The web Browser you are currently using is unsupported, and some features of this site may not work as intended. Please update to a modern browser such as Chrome, Firefox or Edge to experience all features Michigan.gov has to offer.
Michigan's renewable portfolio standard (RPS) was increased from 10% in 2015 to 15% in 2021. The RPS applied to all retail electric providers including, investor-owned utilities, cooperative utilities, municipal utilities, and alternative electric suppliers. Post 2021, investor-owned utilities, will continue to retire renewable energy credits (RECs) to achieve a 15% Renewable REC portfolio. Cooperative utilities, municipal utilities, and alternative electric suppliers may choose to voluntarily retire RECs and continue to achieve a 15% Renewable REC Portfolio.
The 15% Renewable REC Portfolio is demonstrated using RECs. One REC is equal to one megawatt-hour of renewable energy. Types of renewable energy include electricity generated from wind turbines, solar photovoltaic panels, biomass, waste-to-energy, and hydroelectric. The RPS law provides "incentive credits" for renewable energy with certain characteristics including on-peak renewable energy generation (not applicable to wind generation) and off-peak renewable generation stored in a battery or pumped hydro facility like Ludington Pumped Storage Facility and used during on-peak hours. An electric provider may substitute a limited number of energy waste reduction credits for RECs.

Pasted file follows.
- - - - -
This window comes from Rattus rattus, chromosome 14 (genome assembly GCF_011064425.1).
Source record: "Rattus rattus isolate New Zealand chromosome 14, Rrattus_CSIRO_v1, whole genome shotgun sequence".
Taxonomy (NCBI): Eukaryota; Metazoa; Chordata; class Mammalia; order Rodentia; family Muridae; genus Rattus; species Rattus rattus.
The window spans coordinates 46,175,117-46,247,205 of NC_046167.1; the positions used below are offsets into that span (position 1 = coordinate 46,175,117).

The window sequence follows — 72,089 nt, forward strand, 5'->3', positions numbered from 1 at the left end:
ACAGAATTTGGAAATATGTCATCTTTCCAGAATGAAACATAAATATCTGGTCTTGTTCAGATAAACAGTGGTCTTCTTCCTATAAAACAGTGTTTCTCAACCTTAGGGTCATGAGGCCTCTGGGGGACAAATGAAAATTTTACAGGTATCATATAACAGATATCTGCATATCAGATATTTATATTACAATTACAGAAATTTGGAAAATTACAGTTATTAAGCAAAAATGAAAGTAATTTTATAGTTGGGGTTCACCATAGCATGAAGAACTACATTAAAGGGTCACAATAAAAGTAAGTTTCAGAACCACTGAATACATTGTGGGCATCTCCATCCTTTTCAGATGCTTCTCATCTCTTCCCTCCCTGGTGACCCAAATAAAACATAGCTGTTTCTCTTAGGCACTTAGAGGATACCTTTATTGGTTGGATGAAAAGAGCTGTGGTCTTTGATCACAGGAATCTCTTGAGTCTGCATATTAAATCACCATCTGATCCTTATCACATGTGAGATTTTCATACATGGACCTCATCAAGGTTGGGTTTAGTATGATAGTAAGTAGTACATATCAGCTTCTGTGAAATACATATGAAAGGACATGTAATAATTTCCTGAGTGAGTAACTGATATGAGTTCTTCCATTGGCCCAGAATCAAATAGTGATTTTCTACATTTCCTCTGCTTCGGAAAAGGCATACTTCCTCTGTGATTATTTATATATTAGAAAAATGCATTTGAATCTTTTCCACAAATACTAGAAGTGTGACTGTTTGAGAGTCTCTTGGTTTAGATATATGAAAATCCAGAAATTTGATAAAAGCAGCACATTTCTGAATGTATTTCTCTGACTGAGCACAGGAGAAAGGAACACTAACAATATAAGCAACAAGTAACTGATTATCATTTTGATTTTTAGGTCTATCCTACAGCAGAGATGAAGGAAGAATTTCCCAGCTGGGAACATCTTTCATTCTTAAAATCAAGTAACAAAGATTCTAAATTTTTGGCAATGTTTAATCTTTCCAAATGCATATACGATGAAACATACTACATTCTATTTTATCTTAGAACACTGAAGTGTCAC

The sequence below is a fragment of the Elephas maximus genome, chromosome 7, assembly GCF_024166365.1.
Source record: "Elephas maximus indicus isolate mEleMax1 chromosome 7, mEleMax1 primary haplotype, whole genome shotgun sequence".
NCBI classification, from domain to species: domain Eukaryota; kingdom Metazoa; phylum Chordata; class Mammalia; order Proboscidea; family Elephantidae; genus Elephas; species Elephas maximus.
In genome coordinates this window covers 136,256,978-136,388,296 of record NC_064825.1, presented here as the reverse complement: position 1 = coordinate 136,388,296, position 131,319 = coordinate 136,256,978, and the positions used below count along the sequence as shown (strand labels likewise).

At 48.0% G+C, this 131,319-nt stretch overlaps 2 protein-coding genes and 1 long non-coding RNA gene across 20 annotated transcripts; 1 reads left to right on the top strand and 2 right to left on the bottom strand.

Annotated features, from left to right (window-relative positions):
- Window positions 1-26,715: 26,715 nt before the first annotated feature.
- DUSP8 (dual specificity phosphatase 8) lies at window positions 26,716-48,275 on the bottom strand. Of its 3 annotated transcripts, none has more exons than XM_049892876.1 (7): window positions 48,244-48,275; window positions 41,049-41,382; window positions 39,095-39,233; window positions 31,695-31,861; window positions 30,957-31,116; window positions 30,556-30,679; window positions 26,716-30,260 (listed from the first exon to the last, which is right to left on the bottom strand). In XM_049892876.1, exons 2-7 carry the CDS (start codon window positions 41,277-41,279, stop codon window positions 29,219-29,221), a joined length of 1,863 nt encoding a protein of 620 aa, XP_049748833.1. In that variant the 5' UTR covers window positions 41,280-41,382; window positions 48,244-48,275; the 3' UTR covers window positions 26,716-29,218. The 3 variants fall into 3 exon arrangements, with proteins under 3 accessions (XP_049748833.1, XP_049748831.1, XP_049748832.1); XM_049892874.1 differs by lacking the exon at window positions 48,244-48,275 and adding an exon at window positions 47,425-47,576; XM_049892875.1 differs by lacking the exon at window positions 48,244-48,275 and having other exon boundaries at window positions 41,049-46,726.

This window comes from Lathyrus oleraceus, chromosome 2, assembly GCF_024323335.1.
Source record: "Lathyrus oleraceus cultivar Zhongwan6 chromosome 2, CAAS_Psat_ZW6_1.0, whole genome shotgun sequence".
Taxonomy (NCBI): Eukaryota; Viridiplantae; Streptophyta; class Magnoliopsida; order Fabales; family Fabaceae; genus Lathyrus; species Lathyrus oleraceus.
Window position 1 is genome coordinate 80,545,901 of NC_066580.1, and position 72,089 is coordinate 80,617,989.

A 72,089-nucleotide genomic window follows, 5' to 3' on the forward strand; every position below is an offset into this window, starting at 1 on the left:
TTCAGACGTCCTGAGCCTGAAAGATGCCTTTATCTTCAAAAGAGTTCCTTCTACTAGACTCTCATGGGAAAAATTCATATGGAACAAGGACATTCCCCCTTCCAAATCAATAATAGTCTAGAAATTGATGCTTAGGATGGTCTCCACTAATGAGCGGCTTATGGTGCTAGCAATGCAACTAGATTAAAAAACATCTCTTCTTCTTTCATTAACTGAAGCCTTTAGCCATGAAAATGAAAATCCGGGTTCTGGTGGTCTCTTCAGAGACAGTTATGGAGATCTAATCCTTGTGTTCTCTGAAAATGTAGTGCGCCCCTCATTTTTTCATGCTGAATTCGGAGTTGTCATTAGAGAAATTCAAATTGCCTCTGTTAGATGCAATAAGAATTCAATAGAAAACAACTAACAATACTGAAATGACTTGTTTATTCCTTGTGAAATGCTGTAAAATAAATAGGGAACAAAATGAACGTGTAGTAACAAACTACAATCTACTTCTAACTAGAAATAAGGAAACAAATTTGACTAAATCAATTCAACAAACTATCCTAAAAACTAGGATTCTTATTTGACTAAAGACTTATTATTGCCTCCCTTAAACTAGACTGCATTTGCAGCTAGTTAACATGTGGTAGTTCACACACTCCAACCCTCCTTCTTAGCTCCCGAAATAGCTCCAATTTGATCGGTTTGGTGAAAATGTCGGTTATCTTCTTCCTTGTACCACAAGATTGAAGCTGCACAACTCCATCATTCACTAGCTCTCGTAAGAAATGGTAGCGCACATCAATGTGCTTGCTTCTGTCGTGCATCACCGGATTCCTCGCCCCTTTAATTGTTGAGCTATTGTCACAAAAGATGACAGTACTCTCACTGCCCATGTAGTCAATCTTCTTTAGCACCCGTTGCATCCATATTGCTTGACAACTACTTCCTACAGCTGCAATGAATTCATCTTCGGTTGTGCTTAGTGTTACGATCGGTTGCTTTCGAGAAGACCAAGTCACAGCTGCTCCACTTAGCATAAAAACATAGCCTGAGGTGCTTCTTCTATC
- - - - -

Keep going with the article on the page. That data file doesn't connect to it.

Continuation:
The Michigan Renewable Energy Certification System (MIRECS) is Michigan's REC tracking and certification system. Renewable electricity generation is entered into MIRECS and RECs are created. At the end of each year, electric providers show that they have achieved the Renewable REC Portfolio by moving RECs, incentive credits, and, if applicable, energy waste reduction credits, into an annual retirement folder which is then submitted to the MPSC for review.
Nearly all of the renewable energy used to meet the requirements of Michigan's RPS is generated in Michigan. Since the first RPS law was enacted in 2008, wind has been the resource most commonly added to fulfill the needed supply of renewable energy, but solar has been growing substantially due to lower prices. Once a year the MPSC issues an annual report.